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Circumcision and STD in the United States
  1. Stefan A Bailis
  1. Research and Education Association on Circumcision Health Effects, Bloomington, MN, USA
  1. sabailis{at}

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Editor,—The study by Diseker et al,1 though examining too small a study population to obtain statistically meaningful results in some aspects, is commendably objective. Their study tends to confirm previous research findings relative to circumcision versus syphilis and gonorrhoea, the majority of which indicate a strong (protective) relation between the non-circumcised state and syphilis and a weaker relation with gonorrhoea.

A brief examination of this and several previous studies going back 150 years on circumcision versus syphilis and gonorrhoea reveals an intriguing relation: syphilis is proportionally lower in circumcised men than it is in uncircumcised men.

In 1855, Hutchinson,2 in England, reported a syphilis:gonorrhoea ratio of 0.23:1 for Jews and 1.54:1 for non-Jews (all ratios in this letter are my re-expressions of the original data). In 1934 Wolbarst,3 a NY urologist examining 1500 cases, reported a ratio of syphilis and chancroid to gonorrhoea of 0.36:1 for circumcised men and 0.78:1 for uncircumcised men (only 5–25% of American men were routinely circumcised in the late 19th century/early 20th century).4 I note from Diseker et al's table 2 (Cross section analysis at baseline) that the ratio of syphilis to gonorrhoea is 0.06:1 in circumcised men and 0.09:1 for uncircumcised men, while Table 4 (Cohort analysis—new STD) reveals 0.07:1 for circumcised men and 0.11:1 for uncircumcised men.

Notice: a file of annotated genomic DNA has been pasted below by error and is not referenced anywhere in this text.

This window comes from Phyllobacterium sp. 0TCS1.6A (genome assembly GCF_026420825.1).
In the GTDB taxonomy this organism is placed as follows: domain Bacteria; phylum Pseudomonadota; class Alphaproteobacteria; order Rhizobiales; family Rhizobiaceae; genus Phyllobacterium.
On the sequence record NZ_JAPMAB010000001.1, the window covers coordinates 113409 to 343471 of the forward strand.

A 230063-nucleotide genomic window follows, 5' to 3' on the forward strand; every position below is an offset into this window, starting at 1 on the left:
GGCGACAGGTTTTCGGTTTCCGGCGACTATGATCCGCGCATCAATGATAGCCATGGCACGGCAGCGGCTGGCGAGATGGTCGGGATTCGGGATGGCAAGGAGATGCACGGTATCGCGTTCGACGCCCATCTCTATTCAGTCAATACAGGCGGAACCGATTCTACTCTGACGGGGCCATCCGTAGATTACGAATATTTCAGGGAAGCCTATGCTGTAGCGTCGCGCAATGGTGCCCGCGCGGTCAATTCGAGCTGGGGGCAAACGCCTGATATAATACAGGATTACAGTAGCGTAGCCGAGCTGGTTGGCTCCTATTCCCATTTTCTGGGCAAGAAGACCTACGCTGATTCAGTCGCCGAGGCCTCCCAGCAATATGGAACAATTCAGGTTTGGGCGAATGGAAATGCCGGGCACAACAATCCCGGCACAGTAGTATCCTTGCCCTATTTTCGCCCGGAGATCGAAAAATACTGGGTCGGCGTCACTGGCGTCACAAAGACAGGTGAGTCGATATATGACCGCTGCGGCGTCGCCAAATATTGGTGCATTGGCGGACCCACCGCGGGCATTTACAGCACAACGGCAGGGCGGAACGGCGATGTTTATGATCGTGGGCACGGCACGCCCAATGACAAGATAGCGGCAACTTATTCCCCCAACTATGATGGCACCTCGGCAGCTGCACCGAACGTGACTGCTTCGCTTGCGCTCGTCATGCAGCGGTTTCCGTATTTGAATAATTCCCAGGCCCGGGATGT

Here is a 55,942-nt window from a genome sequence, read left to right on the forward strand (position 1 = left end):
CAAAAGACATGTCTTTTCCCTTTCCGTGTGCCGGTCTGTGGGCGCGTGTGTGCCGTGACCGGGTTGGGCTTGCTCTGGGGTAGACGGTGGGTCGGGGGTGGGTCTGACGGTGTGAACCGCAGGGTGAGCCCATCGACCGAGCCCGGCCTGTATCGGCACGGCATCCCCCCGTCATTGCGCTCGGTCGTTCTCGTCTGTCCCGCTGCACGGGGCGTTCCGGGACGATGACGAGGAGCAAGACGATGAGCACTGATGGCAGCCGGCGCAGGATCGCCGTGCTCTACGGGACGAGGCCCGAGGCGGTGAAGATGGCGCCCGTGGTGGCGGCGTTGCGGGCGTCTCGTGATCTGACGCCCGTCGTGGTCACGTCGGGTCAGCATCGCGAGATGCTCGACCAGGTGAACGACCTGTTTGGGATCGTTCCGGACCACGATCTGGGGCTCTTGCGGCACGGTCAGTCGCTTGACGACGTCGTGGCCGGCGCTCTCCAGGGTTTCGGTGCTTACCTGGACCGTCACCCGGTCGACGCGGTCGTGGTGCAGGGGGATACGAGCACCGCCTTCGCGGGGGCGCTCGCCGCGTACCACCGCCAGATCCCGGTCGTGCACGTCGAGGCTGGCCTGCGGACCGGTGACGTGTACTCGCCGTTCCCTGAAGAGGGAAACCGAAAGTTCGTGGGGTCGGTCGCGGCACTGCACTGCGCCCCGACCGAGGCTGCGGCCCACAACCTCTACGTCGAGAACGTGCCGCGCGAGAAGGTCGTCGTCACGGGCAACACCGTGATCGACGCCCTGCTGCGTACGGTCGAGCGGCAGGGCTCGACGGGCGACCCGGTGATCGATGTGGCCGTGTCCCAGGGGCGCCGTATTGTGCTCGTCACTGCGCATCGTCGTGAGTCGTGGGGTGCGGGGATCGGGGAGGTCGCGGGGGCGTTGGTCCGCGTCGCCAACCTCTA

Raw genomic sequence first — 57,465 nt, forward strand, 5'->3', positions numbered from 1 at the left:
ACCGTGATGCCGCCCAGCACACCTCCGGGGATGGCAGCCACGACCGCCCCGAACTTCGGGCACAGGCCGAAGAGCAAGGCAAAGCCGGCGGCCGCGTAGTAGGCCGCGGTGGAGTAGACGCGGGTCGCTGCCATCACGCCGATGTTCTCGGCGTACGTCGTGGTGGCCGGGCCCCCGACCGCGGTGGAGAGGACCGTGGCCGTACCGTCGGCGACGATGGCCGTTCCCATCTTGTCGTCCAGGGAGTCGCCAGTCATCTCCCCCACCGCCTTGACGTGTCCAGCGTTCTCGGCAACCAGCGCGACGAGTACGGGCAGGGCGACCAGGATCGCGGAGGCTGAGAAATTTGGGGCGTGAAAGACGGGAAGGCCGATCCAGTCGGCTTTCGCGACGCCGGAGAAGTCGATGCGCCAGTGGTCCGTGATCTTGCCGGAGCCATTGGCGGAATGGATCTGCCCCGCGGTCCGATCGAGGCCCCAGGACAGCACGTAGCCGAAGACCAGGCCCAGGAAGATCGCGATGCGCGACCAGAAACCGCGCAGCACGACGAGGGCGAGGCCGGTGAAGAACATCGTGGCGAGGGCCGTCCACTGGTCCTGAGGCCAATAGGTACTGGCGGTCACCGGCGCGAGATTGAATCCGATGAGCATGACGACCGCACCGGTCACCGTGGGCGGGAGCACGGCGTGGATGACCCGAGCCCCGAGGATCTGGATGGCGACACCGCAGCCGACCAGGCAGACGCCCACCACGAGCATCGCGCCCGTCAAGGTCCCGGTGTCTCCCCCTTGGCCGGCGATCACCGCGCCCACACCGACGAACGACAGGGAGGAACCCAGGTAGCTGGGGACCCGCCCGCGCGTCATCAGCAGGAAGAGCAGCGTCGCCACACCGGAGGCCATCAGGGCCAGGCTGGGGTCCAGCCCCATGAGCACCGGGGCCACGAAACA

While the foregoing is obviously a very limited statistical analysis and other factors may play a part, it is nevertheless fascinating to see the consistently lower syphilis:gonorrhoea ratio in circumcised men, indicating a potential protective effect by circumcision against syphilis far more so than against gonorrhoea. Secondly, the syphilis:gonorrhoea ratio would appear to have decreased dramatically over time, which raises a question: if circumcision is more effective against syphilis than it is against gonorrhoea and considering the popularity of neonatal circumcision in the United States over many decades, would we not expect—ceteris paribus—to see in time a general decrease in the United States of syphilis in both relative and absolute terms?

I would encourage Diseker and colleagues to follow up their interesting study with further research on a larger scale into the relation between circumcision and STDs in order to establish more precisely the degree of protection, if any, afforded by circumcision as a prophylactic health measure.


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